There was an interesting piece in the Harvard Business Review last week addressing this issue and why employers should not be so quick to sidestep overqualified candidates.  Strong education credentials, one of the first criteria that may push one’s resume to the “no” pile, do not translate to overqualified.  There are probably good reasons for why that applicant is pursuing that particular role (e.g., career industry move, location change, greater work/life balance).  Also, it is important to recognize future potential for an overqualified candidate at a particular firm.  The “extra” skills that such a candidate can bring on board can definitely be put to use, if not now, in the longer term.  The key message in the article is that the focus should be put on the future of the overqualified candidate and his/her future prospects at the firm.  Staying away from considering such individuals to me suggests that the leadership at the hiring firm lacks vision for the company.  As a senior adviser at Egon Zehnder International and author of Great People Decisions, Claudio Fernandez-Araoz, put it, “When making hiring decisions, visionary leaders don’t just focus on the current needs, but on the future.”

Job Hunt - Back to Normal - It’s amazing how one single goal, short or long term, can so thoroughly impact what you think about, what you joke about, and how you interact with others. This is especially apparent if everyone around you has the same goal and is equally dedicated. By now it must be obvious, but I am of course talking about the often talked-about job search. Getting that foot in the door and that first internship, especially for someone who has never worked in the field, can mean everything. If everyone you know has the same goal, that search for a job is all you think about. For the past two months I think 50-70% of my conversations had something to do with searching for a job, jokes were often related to funny interview situations, and studying consisted of going over interview questions rather than actual homework questions. Goals are often prefaced with “Once I have a job, I will…” and then followed by work out, eat healthier, etc. Now, that burden is lifted and I am free to think about other things and actually follow through on working out, eating healthier, etc. It’s an incredibly liberating feeling, and I look forward to the time when everyone has landed their summer internship. At that time, the group goal goes from ‘getting a job’ to more individual endeavors, and we’ll see a return to normalcy.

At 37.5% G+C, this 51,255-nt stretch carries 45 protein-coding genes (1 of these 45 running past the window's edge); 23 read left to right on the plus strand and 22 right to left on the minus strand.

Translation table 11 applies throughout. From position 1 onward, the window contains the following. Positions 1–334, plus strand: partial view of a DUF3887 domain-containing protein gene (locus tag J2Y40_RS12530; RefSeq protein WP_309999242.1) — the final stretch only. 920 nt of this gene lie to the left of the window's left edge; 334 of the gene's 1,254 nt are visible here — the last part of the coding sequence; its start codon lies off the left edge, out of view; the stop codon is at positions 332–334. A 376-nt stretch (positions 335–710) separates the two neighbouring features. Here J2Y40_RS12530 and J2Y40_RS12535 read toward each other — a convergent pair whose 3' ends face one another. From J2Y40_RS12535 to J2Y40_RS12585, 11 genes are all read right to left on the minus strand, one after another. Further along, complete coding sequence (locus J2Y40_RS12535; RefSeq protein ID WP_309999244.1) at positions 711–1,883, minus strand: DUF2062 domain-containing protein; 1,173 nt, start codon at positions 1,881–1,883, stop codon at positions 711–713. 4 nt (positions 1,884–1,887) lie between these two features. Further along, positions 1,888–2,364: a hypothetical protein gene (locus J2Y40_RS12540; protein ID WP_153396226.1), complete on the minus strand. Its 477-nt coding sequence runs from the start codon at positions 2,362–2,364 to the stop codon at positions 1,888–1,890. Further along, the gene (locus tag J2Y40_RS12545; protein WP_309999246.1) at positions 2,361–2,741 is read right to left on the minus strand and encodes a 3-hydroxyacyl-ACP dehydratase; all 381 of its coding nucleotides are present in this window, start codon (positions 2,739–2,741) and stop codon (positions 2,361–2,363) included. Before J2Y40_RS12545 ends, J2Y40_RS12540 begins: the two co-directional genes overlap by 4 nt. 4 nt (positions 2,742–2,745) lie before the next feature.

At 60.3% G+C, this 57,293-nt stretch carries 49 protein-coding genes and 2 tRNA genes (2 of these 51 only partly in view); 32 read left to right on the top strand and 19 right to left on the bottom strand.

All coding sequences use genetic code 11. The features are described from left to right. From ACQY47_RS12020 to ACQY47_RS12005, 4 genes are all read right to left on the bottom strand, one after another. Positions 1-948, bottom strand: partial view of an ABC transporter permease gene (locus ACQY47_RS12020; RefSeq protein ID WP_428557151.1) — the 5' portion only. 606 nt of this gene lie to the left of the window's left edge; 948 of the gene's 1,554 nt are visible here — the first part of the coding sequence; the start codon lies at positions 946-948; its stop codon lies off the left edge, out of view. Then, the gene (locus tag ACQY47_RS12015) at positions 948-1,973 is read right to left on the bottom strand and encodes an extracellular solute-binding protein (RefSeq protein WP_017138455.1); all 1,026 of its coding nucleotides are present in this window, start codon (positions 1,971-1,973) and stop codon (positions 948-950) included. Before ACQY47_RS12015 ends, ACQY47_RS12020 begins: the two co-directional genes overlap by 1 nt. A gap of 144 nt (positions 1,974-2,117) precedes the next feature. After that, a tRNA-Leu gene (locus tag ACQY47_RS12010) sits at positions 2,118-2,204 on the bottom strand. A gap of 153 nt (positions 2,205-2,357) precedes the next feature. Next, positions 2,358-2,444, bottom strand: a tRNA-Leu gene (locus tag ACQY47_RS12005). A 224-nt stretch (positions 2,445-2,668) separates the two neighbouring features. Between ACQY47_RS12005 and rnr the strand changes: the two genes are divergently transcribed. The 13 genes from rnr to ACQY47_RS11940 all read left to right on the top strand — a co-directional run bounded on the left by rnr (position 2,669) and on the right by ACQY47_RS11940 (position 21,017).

Job Search — I’ve been interviewing for jobs since last November and after countless trips to NYC from Ithaca, I finally just landed an offer that I want. I didn’t quite know what career path I wanted to choose, but after interviewing with 12 different companies, I got a fairly good idea on what I would pursue. The career path I choose is a position in quantitative trading. Even though I was just looking for a summer internship, it was as competitive a full-time position. Lets hope I like this job over the summer.